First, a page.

MONTEREY (KPIX) — Nearly 5 million gallons of sewage spilled into the Monterey Bay forcing several popular beaches to close. Signs were posted at seven beaches in Monterey County warning people to stay out of the water.

It began Friday, after a waste water facility in Marina failed and took crews hours to stop it.

READ MORE: Fry's Electronics Shutting Down Operations; Victim Of COVID-19 Fiscal Woes

The spill brought David’s vacation to the beaches to a halt.

“It’s troubling, I don’t want to go out there,” he said.

Now he wants answers.

Signs warning beachgoers to stay out of the water due to high bacteria levels went up a couple of days ago.

“My concern is where, and where did the contamination come in, and how much, and how long is it going to be contaminated,” he said.

So how did it happen?

John Ramirez works for the Monterey County Environmental Health Bureau.

“That’s a question the Monterey One facility is investigating now,” he said.

READ MORE: San Francisco Opens Up COVID-19 Vaccinations To Teachers, Child Care, Food Service Workers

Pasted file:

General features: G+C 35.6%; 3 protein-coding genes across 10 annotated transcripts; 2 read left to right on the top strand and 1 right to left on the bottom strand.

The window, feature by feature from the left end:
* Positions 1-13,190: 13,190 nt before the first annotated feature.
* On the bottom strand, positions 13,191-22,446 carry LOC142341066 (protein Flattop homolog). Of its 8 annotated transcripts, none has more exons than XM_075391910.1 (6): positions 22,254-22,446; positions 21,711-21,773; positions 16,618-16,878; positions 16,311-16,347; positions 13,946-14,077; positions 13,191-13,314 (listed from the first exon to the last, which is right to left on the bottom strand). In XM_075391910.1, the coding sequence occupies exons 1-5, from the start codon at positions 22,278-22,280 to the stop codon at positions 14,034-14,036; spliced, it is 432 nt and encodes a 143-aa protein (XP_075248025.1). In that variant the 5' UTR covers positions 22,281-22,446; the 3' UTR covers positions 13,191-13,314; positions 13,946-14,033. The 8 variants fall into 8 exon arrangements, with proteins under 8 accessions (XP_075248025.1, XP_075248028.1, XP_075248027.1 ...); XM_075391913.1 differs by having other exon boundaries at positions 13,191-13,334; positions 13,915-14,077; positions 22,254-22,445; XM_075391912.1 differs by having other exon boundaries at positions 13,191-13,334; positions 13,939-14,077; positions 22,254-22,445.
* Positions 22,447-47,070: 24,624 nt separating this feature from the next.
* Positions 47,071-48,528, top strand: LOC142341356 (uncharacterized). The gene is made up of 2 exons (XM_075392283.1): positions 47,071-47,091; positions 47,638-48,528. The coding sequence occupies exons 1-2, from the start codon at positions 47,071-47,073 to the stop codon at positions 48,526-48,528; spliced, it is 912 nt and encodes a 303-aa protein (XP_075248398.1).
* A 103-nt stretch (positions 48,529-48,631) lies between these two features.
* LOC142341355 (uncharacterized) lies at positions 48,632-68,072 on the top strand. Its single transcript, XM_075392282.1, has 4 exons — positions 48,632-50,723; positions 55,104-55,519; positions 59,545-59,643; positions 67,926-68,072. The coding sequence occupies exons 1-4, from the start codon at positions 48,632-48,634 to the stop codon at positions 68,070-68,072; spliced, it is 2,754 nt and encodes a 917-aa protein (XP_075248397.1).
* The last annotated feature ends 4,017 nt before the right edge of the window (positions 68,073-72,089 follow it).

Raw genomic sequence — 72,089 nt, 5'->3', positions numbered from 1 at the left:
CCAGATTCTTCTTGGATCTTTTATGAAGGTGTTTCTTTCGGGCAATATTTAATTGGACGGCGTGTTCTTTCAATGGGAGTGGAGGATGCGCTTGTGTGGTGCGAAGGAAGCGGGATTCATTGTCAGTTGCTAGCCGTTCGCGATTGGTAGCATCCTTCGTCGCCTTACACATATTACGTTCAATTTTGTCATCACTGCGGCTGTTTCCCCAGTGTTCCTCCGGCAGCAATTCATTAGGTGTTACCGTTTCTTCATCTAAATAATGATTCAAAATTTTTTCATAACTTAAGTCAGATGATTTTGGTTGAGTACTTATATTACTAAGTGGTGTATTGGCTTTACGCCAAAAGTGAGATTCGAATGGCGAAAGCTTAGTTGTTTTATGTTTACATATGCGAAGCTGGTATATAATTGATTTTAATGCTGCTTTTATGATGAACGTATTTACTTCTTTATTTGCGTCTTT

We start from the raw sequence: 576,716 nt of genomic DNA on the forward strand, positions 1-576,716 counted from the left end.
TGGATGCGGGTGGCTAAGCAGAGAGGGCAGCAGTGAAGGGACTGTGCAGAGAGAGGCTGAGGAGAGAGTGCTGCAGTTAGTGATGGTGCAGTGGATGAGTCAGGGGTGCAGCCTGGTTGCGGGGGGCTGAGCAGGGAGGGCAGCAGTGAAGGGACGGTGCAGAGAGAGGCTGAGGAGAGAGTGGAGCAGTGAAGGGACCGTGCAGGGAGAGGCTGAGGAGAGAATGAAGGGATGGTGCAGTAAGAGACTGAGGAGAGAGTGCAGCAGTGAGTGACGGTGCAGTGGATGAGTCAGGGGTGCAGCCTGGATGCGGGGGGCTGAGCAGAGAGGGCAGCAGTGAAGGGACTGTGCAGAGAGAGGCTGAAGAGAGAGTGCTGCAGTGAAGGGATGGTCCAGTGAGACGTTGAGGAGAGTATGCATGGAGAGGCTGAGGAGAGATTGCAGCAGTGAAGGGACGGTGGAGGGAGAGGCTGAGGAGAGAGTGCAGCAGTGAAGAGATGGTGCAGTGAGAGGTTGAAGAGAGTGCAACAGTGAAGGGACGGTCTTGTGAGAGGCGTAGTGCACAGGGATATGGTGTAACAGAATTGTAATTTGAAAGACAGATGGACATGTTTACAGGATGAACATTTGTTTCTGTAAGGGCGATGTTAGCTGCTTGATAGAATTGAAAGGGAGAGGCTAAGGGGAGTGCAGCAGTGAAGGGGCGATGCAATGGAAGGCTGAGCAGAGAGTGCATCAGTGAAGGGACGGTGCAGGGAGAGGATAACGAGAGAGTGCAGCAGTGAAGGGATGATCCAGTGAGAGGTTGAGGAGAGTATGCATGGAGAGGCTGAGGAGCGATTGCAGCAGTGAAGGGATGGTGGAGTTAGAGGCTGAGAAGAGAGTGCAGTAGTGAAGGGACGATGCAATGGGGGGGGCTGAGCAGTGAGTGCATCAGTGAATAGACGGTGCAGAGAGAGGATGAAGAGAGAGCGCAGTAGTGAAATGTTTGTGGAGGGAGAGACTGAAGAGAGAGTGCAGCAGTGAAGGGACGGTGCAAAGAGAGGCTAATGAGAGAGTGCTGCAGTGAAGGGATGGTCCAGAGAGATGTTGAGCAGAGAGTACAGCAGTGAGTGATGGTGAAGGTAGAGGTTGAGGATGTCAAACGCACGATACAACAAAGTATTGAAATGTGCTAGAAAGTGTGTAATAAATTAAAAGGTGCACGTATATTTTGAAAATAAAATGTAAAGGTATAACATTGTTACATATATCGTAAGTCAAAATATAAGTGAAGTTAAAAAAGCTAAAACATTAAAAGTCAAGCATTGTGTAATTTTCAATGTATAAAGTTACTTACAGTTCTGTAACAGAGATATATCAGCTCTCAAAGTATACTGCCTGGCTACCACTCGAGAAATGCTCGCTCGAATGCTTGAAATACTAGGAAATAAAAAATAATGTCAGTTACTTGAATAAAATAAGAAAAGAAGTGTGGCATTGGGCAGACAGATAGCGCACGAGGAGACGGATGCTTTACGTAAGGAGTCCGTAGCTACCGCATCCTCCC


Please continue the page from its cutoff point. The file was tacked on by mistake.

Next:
Some 4.9 million gallons of raw sewage flowed into Monterey Bay after equipment failed at a wastewater treatment facility that serves Salinas and other peninsula cities.

“There was some type of a gate valve, or a gate that wasn’t properly shut, or failed to shut,” said Ramirez.

He said that happened between eleven and midnight Friday.

Crews finished repairs and stopped the flow of sewage around 4:30 a.m.

Beach closure signs were still going up around 10 a.m., nearly twelve hours after the sewage spill.

“Unless there are really early surfers that get out that early, it might’ve been very few people that were in contact with the water,” Ramirez said.

Health officials estimate the amount of raw sewage that leaked into the ocean could fill a football field 50 feet deep.

“It’s basically what anybody can flush down their toilets,” said Ramirez.

MORE NEWS: Tiger Woods Faces Long Road To Recovery From Crash Injuries

Authorities will be testing the water until it is deemed safe. There is also a rain advisory at Monterey Bay, which means the water is closed because of runoff which may keep the beaches closed all week.